“It was something totally different for me. For anybody to gain some acknowledgement from the community is huge.”

The importance of that acknowledgement was something many of the prize-winning artists spoke about.

Jim Mason has only been a sculpture for two years. His mixed-media sculpture, Blue Marlin, won the sculpture award Friday night.

“it feels very, very good. It’s a wonderful little boost. I want to rush home right now and do some more,” he said.

Coun. Dennis Ogrodnick announces the winner of the 2019 Mann Art Gallery Winter Festival Show and Sale award for best in show on Feb. 8, 2019. Acting director/curator Lana Wilson, left, holds the prize, a piece by artist Mel Bolen. The 2019 winner was June Jacobs, who was unable to attend the opening reception. (Peter Lozinski/Daily Herald)

Mason experimented with many art forms, including stone and jewelry work, before finally settling on something he enjoyed.

“Nothing seemed to keep my interest over the longer term,” he explained. I did carve duck decoys and things, then I took about 12 years off and didn’t do anything. When I came back, I wanted to do something more creative with less measuring, not a pattern, just grab something and do it.”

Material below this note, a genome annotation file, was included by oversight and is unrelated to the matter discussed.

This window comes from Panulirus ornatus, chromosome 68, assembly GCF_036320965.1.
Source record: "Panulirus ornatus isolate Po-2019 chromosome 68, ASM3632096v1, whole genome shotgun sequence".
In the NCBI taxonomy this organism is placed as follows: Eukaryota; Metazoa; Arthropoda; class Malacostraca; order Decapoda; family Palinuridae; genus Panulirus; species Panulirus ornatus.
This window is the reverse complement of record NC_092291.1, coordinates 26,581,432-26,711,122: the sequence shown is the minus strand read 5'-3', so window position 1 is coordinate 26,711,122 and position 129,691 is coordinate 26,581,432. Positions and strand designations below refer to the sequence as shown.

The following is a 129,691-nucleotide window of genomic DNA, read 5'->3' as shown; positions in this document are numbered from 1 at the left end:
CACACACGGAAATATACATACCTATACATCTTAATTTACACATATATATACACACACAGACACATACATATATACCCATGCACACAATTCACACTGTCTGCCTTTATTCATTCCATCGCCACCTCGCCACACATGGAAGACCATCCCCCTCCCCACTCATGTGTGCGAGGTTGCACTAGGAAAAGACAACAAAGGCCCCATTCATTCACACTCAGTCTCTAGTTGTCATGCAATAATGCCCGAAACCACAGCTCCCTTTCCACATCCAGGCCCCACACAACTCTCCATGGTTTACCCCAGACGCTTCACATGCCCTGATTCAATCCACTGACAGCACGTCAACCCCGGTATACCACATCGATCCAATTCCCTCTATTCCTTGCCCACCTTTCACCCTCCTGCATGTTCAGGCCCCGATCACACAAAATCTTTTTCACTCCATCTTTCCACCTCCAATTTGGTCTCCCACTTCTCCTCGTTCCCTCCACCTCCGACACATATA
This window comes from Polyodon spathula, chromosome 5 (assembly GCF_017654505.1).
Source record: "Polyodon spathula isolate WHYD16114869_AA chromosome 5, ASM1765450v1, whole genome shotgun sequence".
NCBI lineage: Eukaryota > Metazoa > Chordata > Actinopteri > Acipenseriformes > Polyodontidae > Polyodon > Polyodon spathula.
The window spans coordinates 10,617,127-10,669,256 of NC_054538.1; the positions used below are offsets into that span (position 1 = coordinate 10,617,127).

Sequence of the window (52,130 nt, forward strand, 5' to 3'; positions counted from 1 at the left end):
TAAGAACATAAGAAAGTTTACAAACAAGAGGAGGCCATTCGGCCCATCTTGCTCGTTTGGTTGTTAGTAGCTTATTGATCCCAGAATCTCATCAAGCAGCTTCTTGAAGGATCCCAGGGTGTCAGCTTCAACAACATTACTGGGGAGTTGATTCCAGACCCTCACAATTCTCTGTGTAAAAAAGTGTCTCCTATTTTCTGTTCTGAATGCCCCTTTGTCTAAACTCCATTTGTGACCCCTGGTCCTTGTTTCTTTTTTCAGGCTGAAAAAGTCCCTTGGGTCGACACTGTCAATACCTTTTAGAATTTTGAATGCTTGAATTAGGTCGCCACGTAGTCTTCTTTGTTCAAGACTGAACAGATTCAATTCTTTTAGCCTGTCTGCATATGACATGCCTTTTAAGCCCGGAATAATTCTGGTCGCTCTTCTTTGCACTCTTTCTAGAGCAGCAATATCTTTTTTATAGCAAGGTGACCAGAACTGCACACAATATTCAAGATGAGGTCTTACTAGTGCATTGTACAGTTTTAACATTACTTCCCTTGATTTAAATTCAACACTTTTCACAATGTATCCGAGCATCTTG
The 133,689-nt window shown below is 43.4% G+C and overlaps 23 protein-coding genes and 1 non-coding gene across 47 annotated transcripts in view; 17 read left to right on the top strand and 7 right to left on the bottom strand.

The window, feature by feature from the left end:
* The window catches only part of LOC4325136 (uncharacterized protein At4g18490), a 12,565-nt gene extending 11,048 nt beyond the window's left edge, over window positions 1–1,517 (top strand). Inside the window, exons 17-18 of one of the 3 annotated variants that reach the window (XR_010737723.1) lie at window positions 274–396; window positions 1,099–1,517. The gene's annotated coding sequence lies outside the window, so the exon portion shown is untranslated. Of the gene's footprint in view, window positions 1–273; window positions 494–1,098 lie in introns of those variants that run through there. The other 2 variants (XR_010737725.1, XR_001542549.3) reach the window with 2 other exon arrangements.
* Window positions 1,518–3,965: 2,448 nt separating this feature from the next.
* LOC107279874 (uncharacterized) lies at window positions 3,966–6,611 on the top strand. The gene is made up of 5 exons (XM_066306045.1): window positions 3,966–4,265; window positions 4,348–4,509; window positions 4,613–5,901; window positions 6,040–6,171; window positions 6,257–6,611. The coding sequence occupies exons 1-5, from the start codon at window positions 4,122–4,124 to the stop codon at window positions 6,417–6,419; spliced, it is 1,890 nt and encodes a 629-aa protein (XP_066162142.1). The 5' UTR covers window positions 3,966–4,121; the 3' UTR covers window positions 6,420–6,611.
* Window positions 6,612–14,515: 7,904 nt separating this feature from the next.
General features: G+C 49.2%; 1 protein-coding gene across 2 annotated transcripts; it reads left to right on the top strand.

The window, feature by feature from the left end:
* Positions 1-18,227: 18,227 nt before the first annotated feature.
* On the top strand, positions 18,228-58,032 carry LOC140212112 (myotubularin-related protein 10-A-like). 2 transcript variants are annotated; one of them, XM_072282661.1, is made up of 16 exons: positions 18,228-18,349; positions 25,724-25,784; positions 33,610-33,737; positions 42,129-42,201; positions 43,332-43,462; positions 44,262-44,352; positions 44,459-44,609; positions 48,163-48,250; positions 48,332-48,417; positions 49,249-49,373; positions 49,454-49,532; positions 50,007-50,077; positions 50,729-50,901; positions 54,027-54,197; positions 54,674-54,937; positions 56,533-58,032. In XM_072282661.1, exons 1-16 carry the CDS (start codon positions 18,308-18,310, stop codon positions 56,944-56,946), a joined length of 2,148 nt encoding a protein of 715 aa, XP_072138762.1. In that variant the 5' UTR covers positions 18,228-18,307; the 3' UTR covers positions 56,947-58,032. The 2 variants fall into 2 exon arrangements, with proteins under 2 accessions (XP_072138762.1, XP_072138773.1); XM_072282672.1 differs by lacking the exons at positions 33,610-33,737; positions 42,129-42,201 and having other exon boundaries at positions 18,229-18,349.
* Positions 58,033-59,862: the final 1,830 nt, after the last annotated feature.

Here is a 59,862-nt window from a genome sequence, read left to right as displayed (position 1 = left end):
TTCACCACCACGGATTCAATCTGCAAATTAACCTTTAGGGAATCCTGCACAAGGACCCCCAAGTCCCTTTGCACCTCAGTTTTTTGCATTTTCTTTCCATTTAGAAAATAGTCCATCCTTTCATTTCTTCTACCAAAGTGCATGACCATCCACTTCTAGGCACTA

He started adding things like copper wire and clock parts to his work and began to have more fun.

“That was the key,” he said. “I enjoyed it, and I still enjoy it immensely.”

He decided to enter the marlin into the show because it was his newest piece. Outside of some people in the City of Melfort, no one had seen the work. It’s carved out of wood, with stainless steel, nickel wire and acrylic paint. He’s also used some wood burning to draw deeper lines.

The finishing aspect, Mason said, is something that just comes to him as he works.